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Canadiens @ Lightning Stanley Cup Final Game 5: Preview, start time, Tale of the Tape, and how to watch

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Can the Canadiens prevent Tampa’s mayor’s wish from being granted?

2021 NHL Stanley Cup Final - Game Two Photo by Bruce Bennett/Getty Images

2021 Stanley Cup Final Game 5

Montreal Canadiens @ Tampa Bay Lightning

TBL leads 3-1

How to watch

Start time: 8:00 PM EDT / 5:00 PM PDT
In Canada: CBC, Sportsnet (English), TVA Sports (French)
In the U.S.: NBC
Elsewhere: NHL.tv/NHL Live

The mayor of Tampa, Florida has one request for her city’s hockey team. For her constituents to properly celebrate another championship, she wanted the Lightning to lose their game in Montreal so they could return to have the chance to claim the Stanley Cup on home ice.

Who were the Habs to deny that plea?

For the first time in the series, the Canadiens scored the first goal, and despite surrendering two one-goal leads never trailed in the game before securing it in overtime. It never looked easy for the Habs, and it was hardly their best game of the Stanley Cup Final, but they were able to get one win, and now they’re back in Tampa Bay’s home territory looking to spoil the party.

Tale of the Tape

Canadiens Statistic Lightning
Canadiens Statistic Lightning
1-3 Record 3-1
48.5% (10th) Corsi-for pct. 48.3% (11th)
2.43 (12th) Goals per game 3.36 (2nd)
2.52 (4th) Goals against per game 2.05 (2nd)
20.0% (8th) PP% 33.9% (3rd)
91.4% (1st) PK% 83.3% (4th)

Between that opening goal from Josh Anderson and then his second in overtime, there was a key moment — actually four minutes — where everything could have come to a sudden halt. The second-best power play in the playoffs went to work with a minute left in regulation, and the Canadiens held on long enough to hear the intermission whistle. It still seemed inevitable that the Lightning’s stars were going to finish things off soon after overtime started.

But that wasn’t the case. The seconds ticked away slowly, but eventually all 179 of them were up, Tampa Bay’s power play had dropped to third in the standings (now two-for-12 in the Final), and captain Shea Weber was back on the ice.

Of course, the plan should never be to tempt fate and give the Lightning that one extra passing lane; they’re dangerous enough when the opposition has the same number of skaters. There were some close calls on the five opportunities they had in Game 4, with a bit of luck finally going Montreal’s way. That may be the only break they’re going to get, so things need to be reined in a bit tonight.

After the Canadiens attempt to get some sleep as Hurricane Elsa rolls through the area, they continue their task of trying to win four consecutive games. Only now it’s not four straight, but three in a row they have to win as the job ahead of them looks a bit less daunting. They were in this position in the opening round and leaned on their least-experienced charges to get them past the Toronto Maple Leafs to really get this run in motion.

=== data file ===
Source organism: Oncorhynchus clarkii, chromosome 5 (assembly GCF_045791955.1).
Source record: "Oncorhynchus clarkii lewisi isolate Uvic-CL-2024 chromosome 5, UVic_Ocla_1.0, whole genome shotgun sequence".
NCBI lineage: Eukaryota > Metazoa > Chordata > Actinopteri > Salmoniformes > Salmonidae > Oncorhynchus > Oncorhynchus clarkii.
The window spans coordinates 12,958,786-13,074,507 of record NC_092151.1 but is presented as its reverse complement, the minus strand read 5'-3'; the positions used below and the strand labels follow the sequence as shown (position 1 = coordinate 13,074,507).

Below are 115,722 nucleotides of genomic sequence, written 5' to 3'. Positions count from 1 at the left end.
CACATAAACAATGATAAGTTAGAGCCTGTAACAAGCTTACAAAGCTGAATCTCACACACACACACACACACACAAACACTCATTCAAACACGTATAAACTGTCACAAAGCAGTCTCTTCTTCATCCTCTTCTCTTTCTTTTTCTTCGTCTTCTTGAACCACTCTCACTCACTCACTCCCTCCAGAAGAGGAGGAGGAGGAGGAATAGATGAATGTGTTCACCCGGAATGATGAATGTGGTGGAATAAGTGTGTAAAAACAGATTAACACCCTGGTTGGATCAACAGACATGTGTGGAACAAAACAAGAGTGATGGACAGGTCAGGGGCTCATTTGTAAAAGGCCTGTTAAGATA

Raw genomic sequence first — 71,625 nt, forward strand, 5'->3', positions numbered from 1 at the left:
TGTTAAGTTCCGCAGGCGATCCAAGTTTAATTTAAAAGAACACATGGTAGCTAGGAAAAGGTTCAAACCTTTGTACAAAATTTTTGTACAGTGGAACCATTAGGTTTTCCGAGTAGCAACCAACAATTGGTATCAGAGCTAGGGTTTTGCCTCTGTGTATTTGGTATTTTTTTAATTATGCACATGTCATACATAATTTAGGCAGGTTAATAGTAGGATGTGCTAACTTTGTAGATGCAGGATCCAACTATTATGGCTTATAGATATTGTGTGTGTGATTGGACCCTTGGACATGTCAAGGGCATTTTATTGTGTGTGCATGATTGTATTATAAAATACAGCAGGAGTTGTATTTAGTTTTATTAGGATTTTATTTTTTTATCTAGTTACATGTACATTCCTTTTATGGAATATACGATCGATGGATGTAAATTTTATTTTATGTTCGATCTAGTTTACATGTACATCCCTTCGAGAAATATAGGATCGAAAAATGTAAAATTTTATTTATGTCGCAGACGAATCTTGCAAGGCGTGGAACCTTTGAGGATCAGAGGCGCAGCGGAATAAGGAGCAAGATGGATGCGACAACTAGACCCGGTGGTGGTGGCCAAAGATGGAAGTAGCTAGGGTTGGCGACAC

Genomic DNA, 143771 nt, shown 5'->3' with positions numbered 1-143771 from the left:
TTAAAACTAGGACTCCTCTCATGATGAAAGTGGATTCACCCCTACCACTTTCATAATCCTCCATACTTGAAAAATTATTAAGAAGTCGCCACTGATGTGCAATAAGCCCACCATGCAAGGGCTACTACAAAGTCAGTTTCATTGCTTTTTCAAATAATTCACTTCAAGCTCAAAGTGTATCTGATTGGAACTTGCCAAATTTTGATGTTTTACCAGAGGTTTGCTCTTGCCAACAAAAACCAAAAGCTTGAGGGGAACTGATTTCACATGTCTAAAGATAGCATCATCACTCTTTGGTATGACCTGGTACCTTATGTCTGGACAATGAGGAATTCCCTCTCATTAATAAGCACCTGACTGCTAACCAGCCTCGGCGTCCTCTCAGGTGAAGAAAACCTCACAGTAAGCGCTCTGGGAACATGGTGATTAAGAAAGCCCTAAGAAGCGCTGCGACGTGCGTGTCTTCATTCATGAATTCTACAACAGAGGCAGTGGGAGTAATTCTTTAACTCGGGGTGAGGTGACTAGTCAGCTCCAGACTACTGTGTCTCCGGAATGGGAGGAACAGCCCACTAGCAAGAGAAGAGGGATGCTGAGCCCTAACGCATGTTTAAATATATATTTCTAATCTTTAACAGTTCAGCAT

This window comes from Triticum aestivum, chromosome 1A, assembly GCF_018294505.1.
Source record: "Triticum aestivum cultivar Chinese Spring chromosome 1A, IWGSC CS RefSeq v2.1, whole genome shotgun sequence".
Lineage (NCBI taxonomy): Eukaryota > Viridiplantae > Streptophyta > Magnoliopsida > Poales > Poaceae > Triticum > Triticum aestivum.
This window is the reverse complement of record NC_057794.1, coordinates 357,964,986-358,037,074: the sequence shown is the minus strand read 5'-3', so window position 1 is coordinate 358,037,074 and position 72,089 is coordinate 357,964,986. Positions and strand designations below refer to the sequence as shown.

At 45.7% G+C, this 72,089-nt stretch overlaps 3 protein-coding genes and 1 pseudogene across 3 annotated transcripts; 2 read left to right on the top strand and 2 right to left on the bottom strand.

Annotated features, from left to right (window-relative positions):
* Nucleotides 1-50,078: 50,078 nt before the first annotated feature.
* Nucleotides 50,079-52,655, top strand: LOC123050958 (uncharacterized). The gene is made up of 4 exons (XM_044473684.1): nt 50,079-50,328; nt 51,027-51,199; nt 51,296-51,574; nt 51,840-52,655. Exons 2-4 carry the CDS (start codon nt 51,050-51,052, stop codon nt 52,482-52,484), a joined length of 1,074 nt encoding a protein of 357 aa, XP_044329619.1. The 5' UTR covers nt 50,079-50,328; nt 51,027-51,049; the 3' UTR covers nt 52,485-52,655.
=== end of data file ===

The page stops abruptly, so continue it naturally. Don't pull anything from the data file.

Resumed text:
That hasn’t changed a bit as the Canadiens play as one of the last two teams standing. At 27 years of age, Anderson was the oldest player to record a point in Game 4. Both of his goals were set up by Cole Caufield, with a great pass from Nick Suzuki finding him in open space for the first. The second goal was scored by Alexander Romanov, his first NHL playoff goal, assisted by Jake Evans, who was also a key member of that overtime penalty kill.

While we’re on the topic of experience, it’s important to note that Carey Price only has as much Stanley Cup Final experience as the 20-year-old Caufield does. They’re both in an unfamiliar position of battling for the game’s top prize, and it’s therefore understandable that a Hart Trophy-winning goaltender would be feeling some nerves. There’s no denying that his first three games weren’t at the same standard of his first three rounds, and even at the start of Game 4 he seemed to be fighting just to track the puck. But he finally settled in as the game wore on and looked like his composed self when the season was on the line late.

At the opposite end, Andrei Vasilevskiy allowed three goals for the second straight game, no longer looking like the superhuman force Montreal faced in Game 2. The Canadiens know there are goals to be had if they keep working hard for them, and their revamped defensive duos held together well despite every member of the top four spending time in the penalty box, holding the Lightning to their lowest offensive output of the series.

The Canadiens knew the Lightning weren’t invincible after Game 2 and finally showed that they weren’t in Game 4. Now it’s a matter of proving that all over again.